The phrase has nothing to do with feline animals though. Instead it refers to being whipped into submission by a cat-o-nine-tails, a leather whip with nine separate strands often used on board a ship to keep the crew in line.
But that’s just one origin story. Still another does refer to a feline, specifically a witch’s cat. In that case overtly religious people who were afraid of anything to do with witchcraft would say “Cat got your tongue” and referring to an actual cat stealing your tongue. Cue the weird vision I have of a bloody cat feast.
But some say the saying goes back even further to Ancient Egypt where the cat was worshiped. People who were accused of lying or blaspheming were punished by having their tongues cut out. The offending organ would then be thrown to the cats as food. Any way you slice it, it's a gruesome phrase Info from ATI.com
Mesmerize I had the idea of covering the word “mesmerize” from when I mentioned the word a few episodes back and you had no idea that it came from the name of a man that invented (discovered?) hypnotism. It was the “Mysterious People” episode and we were discussing Phil’s favorite person, Count St. Germain who was a contemporary of Franz Anton Mesmer.
The origin of the term "mesmerize" dates back to Franz Anton Mesmer, an 18th century physician in Vienna who founded a therapeutic movement called mesmerism. In his dissertation Mesmer proposed the existence of an invisible fluid in the body that reacts to the gravitational force of the planets and that allows one person to hypnotize another. I don’t quite follow how that works but Anton mesmer was very popular in Parisian high society in the late 1770s. Opinion was divided over whether Mesmer was a genius or a quack. Whatever the case his name lives on and “mesmerism”is still used synonymously with hypnotism.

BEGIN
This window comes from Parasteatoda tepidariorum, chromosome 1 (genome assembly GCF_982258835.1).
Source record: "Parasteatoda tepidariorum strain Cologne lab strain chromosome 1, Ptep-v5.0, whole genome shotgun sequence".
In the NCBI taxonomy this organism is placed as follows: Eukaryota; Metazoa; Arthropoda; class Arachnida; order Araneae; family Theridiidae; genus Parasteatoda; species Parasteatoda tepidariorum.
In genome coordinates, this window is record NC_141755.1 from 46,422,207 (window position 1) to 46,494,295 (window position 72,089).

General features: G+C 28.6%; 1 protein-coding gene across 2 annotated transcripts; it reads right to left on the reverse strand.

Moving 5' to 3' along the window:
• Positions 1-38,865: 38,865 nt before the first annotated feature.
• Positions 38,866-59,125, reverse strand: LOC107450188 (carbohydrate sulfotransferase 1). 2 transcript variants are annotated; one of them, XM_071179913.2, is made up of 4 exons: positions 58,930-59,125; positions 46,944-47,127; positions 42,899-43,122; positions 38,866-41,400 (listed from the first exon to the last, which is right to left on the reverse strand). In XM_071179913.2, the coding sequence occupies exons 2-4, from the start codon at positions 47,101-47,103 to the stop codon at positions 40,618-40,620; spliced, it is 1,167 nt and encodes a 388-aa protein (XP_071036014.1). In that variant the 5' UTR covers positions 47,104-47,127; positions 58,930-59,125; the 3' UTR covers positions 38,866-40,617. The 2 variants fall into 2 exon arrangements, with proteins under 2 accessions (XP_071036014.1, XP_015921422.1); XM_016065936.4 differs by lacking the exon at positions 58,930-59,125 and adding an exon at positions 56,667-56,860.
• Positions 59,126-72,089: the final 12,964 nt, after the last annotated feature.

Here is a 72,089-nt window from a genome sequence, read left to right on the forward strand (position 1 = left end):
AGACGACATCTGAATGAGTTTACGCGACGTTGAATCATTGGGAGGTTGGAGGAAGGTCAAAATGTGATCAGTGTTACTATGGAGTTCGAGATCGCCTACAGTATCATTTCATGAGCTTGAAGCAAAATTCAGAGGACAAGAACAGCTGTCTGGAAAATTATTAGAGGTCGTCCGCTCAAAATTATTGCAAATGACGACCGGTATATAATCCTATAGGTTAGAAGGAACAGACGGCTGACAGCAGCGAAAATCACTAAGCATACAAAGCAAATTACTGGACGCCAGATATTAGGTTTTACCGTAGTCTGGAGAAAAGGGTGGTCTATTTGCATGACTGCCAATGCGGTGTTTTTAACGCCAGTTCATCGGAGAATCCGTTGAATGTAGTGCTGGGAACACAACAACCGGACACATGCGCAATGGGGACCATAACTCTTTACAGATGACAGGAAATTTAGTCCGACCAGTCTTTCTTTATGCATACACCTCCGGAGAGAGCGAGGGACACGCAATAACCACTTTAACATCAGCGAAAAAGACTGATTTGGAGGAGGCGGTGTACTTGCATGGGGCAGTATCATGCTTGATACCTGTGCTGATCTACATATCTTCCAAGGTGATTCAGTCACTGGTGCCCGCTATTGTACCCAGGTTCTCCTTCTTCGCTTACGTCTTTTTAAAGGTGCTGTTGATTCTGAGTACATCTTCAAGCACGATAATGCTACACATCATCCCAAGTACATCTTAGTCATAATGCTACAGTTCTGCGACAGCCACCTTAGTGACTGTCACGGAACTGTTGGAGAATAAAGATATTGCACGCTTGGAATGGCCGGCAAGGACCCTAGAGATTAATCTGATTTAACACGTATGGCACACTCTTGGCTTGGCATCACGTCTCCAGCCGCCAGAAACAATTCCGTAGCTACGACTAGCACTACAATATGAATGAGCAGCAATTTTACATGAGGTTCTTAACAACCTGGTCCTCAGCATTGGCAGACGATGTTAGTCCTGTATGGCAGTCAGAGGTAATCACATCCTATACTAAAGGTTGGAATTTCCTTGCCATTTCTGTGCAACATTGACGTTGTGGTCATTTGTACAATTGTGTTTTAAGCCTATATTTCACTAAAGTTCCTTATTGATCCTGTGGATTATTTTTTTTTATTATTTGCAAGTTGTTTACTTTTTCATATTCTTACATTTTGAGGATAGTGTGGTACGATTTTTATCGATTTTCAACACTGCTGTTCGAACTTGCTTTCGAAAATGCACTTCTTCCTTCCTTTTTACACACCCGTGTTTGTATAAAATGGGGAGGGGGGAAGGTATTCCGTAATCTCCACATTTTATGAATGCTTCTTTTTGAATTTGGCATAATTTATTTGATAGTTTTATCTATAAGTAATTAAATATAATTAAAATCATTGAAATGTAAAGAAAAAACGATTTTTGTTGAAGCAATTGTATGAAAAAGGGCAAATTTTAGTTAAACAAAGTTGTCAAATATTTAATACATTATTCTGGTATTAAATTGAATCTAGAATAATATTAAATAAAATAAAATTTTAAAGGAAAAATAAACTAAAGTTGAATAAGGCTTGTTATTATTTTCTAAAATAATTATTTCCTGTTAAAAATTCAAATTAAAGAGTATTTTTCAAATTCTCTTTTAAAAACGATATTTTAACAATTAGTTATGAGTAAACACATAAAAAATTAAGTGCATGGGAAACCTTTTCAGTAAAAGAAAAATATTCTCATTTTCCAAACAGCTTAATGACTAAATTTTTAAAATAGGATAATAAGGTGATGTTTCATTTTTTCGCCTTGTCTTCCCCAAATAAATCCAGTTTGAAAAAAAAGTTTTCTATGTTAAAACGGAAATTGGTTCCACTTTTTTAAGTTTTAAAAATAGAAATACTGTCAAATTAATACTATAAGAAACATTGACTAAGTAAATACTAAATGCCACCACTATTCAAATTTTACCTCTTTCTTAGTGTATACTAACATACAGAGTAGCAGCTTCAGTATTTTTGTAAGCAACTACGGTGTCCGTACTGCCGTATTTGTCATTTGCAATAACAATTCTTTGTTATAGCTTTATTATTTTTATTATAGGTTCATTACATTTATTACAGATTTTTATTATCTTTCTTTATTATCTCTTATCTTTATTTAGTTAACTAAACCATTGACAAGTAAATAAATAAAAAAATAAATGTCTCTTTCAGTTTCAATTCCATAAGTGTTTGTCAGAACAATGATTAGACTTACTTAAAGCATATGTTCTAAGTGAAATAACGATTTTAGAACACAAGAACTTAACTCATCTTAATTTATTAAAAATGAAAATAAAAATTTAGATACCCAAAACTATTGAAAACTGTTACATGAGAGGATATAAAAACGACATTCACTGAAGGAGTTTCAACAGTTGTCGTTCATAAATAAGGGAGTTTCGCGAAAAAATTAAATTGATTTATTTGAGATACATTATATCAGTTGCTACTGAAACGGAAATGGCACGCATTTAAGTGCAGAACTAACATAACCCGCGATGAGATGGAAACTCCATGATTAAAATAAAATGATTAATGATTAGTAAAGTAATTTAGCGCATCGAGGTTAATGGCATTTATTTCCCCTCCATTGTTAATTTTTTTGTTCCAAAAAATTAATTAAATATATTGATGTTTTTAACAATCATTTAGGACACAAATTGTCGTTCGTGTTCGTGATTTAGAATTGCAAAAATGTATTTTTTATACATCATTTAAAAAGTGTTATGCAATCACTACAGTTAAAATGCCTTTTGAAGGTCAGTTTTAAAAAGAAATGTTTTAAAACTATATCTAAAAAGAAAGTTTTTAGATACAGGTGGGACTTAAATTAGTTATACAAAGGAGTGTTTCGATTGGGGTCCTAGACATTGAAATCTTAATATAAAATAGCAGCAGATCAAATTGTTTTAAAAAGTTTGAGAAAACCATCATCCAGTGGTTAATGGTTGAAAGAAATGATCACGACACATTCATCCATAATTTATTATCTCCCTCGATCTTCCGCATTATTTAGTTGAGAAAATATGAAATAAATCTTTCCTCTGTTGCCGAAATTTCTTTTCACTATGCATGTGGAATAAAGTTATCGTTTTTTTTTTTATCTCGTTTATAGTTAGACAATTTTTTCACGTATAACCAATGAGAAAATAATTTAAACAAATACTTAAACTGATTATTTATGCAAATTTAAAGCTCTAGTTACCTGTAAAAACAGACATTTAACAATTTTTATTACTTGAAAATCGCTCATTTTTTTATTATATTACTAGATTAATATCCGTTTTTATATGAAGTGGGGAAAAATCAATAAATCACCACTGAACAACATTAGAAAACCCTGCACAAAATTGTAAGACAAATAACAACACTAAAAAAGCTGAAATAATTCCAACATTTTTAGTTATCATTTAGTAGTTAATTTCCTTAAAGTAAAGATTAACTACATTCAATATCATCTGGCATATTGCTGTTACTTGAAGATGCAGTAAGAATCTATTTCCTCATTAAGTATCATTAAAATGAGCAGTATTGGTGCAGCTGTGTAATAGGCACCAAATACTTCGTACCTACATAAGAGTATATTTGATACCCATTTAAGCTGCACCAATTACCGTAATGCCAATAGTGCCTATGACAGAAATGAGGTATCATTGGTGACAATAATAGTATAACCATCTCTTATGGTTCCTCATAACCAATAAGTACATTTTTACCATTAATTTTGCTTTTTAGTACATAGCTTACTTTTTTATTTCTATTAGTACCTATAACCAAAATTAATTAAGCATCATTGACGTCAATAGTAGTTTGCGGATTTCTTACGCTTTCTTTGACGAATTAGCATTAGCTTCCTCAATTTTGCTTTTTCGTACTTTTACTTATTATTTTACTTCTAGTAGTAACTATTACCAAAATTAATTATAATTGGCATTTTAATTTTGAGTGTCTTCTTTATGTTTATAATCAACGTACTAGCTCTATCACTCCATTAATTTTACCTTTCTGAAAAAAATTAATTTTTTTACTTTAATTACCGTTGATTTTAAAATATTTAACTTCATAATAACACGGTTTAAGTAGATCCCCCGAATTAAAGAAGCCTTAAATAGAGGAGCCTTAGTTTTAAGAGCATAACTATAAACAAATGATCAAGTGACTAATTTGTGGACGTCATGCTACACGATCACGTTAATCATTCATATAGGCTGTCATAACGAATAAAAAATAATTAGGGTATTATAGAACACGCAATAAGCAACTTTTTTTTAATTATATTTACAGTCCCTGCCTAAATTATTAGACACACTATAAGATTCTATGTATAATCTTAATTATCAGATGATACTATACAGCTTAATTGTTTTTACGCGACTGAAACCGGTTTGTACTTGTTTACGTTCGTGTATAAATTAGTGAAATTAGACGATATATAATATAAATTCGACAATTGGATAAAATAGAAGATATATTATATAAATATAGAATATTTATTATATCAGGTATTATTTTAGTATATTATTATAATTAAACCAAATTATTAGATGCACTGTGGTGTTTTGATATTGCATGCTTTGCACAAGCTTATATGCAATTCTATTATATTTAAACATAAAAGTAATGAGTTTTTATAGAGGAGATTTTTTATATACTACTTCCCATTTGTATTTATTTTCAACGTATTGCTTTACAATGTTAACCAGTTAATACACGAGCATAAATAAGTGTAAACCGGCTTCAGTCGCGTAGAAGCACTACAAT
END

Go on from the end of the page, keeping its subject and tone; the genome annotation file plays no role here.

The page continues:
I got my info from a 2007 article by Don Glass for indianapublicmedia.org
Smack Dab And finally we end with a phrase that makes me laugh any time I hear it. It’s “Smack Dab” as in “I placed the book smack dab in the middle of the bookshelf.”
It’s such an odd phrase meaning exactly or precisely and is most often used with “in the middle” following it. No one at all knows where the phrase came from but according to the idioms.com it is known that “smack dab” first appeared in print in 1892 in an early American publication which was named Dialect Notes. The phrase is most likely uniquely American as it’s not often found in use anywhere else. I can see that since it sounds very slapdashedly Yankee-like.